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Thursday, July 30, 2015

Ind. Decisions - Court of Appeals issues 1 opinion(s) today (and 5 NFP memorandum decisions)

For publication opinions today (1):

In Gabriel Kowalskey v. State of Indiana , an 18-page opinion, Judge Brown writes:

Gabriel Kowalskey brings this interlocutory appeal from the decision of the trial court that he, by his conduct, waived his right to counsel. Kowalskey raises two issues which we revise and restate as whether the court erred in finding that, by his conduct, he waived or forfeited his right to counsel. We reverse and remand. * * *

The issue is whether the trial court erred in finding that Kowalskey, by his conduct, waived or forfeited his right to counsel. He contends that he was not advised of any of the pitfalls of self-representation or advantages of being represented by an attorney, that there was no voluntary, knowing, and intelligent waiver of his right to counsel, that the record does not establish obstreperous conduct on his part, and that there was insufficient evidence of antagonistic conduct to conclude that he forfeited his right to counsel. Kowalskey argues that the court advised him, at the time it appointed Oliver, that if he did not get along with his new attorney the court would at that time advise him of the dangers and risks of self-representation, and that the court never gave him the required Gilmore warnings. He argues that the court took no affirmative step to ensure he appreciated the dangers and disadvantages of self-representation, that there was no analysis of whether he had made a knowing and intelligent waiver of his right to counsel, and that there was no on-the-record evidentiary hearing where specific findings were made as required by Gilmore. Kowalskey maintains that many of the waiver-by-conduct cases involve defendants whose conduct appeared to constitute determined efforts to manipulate and obstruct the trial process, that the record here shows his earnest struggle to push the process forward and not thwart the State’s efforts to prosecute him, and that his actions were aimed at obtaining the evidence needed to challenge the State’s case.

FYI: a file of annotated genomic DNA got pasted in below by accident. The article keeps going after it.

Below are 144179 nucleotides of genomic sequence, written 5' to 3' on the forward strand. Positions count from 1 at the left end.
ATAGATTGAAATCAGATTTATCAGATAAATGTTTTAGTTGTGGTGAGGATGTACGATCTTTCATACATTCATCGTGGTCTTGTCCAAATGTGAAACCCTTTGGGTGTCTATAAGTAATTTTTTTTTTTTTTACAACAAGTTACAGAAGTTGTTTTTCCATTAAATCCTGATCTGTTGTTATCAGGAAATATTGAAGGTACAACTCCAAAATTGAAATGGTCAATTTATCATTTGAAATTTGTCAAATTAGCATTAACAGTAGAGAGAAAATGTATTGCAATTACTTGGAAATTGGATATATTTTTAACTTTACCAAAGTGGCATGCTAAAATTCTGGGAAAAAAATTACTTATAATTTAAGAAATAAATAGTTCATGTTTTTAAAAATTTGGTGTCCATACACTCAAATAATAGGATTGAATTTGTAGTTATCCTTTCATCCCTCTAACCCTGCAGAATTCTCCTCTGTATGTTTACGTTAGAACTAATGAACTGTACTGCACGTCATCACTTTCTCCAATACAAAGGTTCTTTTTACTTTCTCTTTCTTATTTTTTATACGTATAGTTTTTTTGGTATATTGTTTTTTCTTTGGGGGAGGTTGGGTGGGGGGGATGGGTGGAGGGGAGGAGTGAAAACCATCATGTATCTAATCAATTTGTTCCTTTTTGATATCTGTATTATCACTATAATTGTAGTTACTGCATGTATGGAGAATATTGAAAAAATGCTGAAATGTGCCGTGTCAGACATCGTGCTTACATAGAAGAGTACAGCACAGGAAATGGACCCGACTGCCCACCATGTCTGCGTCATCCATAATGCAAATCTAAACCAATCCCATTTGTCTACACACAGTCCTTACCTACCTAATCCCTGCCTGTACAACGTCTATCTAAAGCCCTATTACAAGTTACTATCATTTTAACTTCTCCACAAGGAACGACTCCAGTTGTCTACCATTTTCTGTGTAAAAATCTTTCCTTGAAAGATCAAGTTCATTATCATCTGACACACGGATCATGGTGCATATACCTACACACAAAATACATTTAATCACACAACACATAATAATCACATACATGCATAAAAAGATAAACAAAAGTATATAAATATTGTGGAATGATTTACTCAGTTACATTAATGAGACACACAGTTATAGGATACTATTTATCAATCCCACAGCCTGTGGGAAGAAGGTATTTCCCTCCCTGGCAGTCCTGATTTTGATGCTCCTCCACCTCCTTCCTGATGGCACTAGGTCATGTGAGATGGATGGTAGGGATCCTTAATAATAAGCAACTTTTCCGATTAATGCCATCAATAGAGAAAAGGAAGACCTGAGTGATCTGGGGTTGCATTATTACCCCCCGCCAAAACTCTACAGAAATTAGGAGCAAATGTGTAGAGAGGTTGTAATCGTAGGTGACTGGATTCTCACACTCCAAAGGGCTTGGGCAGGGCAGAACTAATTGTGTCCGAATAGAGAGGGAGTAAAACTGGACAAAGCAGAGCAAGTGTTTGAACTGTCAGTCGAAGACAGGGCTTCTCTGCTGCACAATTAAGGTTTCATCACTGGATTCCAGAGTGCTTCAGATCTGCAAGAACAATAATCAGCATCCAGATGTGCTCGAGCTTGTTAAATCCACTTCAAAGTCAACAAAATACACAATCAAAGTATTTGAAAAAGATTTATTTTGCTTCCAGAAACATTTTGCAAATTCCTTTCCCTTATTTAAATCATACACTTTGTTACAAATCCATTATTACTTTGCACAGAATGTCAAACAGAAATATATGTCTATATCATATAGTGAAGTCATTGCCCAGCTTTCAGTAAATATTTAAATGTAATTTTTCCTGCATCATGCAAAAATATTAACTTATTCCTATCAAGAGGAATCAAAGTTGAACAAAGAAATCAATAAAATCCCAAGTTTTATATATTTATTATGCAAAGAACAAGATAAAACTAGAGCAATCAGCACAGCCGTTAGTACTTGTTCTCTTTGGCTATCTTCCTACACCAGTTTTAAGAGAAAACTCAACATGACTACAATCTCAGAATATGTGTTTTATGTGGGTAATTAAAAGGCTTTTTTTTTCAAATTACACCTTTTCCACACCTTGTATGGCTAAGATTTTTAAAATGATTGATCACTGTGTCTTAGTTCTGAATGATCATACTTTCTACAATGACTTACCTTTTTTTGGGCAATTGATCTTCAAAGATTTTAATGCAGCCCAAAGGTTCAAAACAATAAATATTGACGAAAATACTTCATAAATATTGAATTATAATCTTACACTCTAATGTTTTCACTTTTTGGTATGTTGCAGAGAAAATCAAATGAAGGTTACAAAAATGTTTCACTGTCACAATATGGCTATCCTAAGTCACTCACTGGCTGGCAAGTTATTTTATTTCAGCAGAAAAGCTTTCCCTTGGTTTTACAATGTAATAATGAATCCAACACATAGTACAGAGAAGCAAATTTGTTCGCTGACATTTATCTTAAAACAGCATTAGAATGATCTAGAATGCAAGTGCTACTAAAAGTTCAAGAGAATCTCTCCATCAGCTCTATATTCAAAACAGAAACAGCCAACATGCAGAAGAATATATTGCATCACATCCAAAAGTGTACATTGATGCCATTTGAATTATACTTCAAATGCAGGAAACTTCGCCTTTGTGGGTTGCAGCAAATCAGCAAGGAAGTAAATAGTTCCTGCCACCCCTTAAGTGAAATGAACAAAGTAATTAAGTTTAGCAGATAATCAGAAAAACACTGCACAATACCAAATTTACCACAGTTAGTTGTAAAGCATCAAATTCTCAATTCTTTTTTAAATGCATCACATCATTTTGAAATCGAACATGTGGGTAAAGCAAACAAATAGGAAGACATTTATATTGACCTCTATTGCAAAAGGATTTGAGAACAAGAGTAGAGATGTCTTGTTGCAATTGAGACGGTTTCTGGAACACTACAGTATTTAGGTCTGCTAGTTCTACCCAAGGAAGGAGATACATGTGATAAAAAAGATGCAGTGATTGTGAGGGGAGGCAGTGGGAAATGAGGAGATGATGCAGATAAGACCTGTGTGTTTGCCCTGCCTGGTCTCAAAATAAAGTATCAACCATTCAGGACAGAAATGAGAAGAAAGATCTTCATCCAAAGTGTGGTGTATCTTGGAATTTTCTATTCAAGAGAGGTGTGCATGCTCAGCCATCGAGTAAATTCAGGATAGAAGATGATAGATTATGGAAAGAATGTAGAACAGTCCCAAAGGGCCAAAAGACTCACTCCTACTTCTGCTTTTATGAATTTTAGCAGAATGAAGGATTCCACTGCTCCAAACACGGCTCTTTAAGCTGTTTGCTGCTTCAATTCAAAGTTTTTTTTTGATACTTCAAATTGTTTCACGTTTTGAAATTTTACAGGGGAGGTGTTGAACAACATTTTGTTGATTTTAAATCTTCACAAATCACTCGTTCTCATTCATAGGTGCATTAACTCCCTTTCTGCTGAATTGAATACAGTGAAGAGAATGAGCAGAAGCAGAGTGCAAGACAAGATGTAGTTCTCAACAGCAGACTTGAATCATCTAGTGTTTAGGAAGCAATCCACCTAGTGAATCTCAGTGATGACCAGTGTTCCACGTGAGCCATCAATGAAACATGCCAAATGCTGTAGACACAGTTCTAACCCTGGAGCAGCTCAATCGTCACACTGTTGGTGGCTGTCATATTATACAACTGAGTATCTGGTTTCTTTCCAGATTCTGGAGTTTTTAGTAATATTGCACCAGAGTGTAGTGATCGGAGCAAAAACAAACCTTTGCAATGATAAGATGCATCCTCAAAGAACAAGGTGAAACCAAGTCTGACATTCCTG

The State asserts that, while there is no dispute that Kowalskey did not affirmatively waive his right to counsel, the trial court properly found that he forfeited or waived his right to counsel through his conduct. It argues that the court held a hearing as required by Gilmore and sufficiently warned Kowalskey of the consequences of his conduct to allow the court to subsequently determine that he had forfeited his right to counsel. * * *

Based upon the record, Gilmore, and Poynter, and mindful that the law indulges every reasonable presumption against a waiver of the fundamental right to counsel, we conclude that the trial court erred in finding that Kowalskey, by his conduct, waived his right to pauper counsel. See Poynter, 749 N.E.2d at 1124-1128; Gilmore, 953 N.E.2d at 589-593. Accordingly, we reverse the order of the trial court and remand for further proceedings.

NFP civil decisions today (0):

NFP criminal decisions today (5):

Jeremy Farris v. State of Indiana (mem. dec.)

Ashley L. Stapert v. State of Indiana (mem. dec.)

Walker Whatley v. State of Indiana (mem. dec.)

Ronald Moore v. State of Indiana (mem. dec.)

Tammie D. Wasson v. State of Indiana (mem. dec.)

Posted by Marcia Oddi on July 30, 2015 10:59 AM
Posted to Ind. App.Ct. Decisions